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Sri Lanka's 'green gold’ brings wealth, health and happiness

RIYADH: Sri Lanka, the fourth-largest tea producer in the world, is celebrating the 150th anniversary of the industry’s birth with the world’s largest “tea party.”

A “Global Ceylon Tea Party” was hosted at Sri Lankan missions worldwide, including its embassy in Riyadh, with government officials and tea industry representatives saluting tea’s place in the island’s history and modern economy.
Sri Lankan tea, known for generations as Ceylon tea, has a unique heritage. The industry that began as a diversification experiment in 1867 on just 19 acres of land has today expanded to supply 19 percent of global demand.
Known for its signature taste and aroma, Sri Lanka’s tea provides a major source of income for the country and is its leading employer. The island has a 5 percent share of global tea production and a 17 percent share of world tea exports.
Tea remains the backbone of the island’s economy, with annual export earnings averaging around $1.5 billion, or 15 percent of foreign exchange revenue.
With 65 percent of the export agricultural income, the tea industry contributes about 2 percent to the island’s gross domestic product. More than 2 million people are employed directly and indirectly, with 10 percent of the country’s population depending on “green gold” for its livelihood.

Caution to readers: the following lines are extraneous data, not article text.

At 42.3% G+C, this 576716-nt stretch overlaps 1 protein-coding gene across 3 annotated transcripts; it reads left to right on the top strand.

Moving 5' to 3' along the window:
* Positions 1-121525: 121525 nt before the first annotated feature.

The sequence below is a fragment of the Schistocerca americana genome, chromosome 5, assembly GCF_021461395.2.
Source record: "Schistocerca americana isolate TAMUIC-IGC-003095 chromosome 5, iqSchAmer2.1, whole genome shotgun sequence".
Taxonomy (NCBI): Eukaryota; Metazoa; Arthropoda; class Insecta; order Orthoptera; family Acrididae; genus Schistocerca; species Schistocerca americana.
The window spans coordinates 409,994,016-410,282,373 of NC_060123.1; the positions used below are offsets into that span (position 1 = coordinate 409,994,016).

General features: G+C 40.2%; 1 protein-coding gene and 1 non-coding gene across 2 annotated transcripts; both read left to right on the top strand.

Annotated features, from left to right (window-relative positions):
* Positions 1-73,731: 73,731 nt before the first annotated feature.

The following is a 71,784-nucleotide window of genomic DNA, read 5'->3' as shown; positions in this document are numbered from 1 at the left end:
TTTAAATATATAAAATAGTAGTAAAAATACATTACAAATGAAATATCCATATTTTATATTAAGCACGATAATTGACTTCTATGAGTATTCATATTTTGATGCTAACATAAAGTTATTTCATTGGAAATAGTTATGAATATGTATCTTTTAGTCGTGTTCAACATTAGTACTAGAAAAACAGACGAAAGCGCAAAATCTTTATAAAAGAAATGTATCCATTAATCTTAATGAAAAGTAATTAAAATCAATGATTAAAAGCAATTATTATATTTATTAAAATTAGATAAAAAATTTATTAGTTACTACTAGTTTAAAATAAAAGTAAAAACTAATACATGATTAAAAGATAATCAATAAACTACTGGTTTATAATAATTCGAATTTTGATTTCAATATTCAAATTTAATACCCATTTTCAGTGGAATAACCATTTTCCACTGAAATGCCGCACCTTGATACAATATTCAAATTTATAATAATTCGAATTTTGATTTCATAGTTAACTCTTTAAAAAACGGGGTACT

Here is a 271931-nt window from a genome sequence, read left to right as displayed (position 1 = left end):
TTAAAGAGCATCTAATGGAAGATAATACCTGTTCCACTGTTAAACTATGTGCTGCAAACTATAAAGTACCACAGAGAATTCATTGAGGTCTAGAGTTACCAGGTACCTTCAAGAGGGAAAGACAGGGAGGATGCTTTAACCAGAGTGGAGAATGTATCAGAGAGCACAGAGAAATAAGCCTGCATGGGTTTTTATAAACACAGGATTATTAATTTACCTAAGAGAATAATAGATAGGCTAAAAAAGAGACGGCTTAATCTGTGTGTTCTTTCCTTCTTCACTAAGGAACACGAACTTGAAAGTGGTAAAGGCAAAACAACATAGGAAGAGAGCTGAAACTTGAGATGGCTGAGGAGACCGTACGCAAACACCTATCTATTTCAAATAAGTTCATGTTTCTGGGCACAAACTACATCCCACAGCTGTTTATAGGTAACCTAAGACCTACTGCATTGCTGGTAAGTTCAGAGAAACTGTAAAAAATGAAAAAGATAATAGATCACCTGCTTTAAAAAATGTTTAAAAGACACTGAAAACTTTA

Sri Lanka was the first tea-producing country in the world to introduce national branding, with Ceylon tea linked to the lion logo. The brand remains a source of pride because of its global popularity and unmatchable quality.

Exceptional diversity
Although tea makes up almost 45 percent of all exports in value-added form, what makes Sri Lanka’s national product truly unique is not volume but exceptional diversity.
Tea plantations in Sri Lanka are categorized around three distinct elevations — high grown, medium grown and low grown. Teas are classified into seven agro-climatic regions, Nuwara Eliya, UdaPussellawa, Uva, Dimbulla, Kandy, Sabaragamuwa and Ruhuna, based on location.
Due to its diverse topography and climate, Sri Lanka produces an array of specialty teas with different flavors, aromas, strength, and color that are almost impossible to replicate.
Commercial secretary at the Sri Lankan Embassy in Riyadh, Gayan Rajapaksa, said the island’s tea was sold to the Saudi customers after blending it with tea from other countries.

High standards
Ceylon tea is also the cleanest tea in the world in terms of pesticide residues, according to the ISO Technical Committee responsible for quality assurance.
Sri Lanka was the first country to achieve the “Ozone Friendly Tea” label recognized under the Montreal Protocol Treaty and is the proud owner of the first Ethical Tea Brand of the World recognized by the UN Global Compact.
The lion trademark symbolizing pure Ceylon tea pre-packed in Sri Lanka has been registered in more than 100 countries by the Sri Lanka Tea Board, the government organization regulating and promoting the industry.
Retail packs that carry the trademark are guaranteed by the tea board to consist of 100 percent pure Ceylon tea pre-packed at source and conforming to standards set by the authorities.

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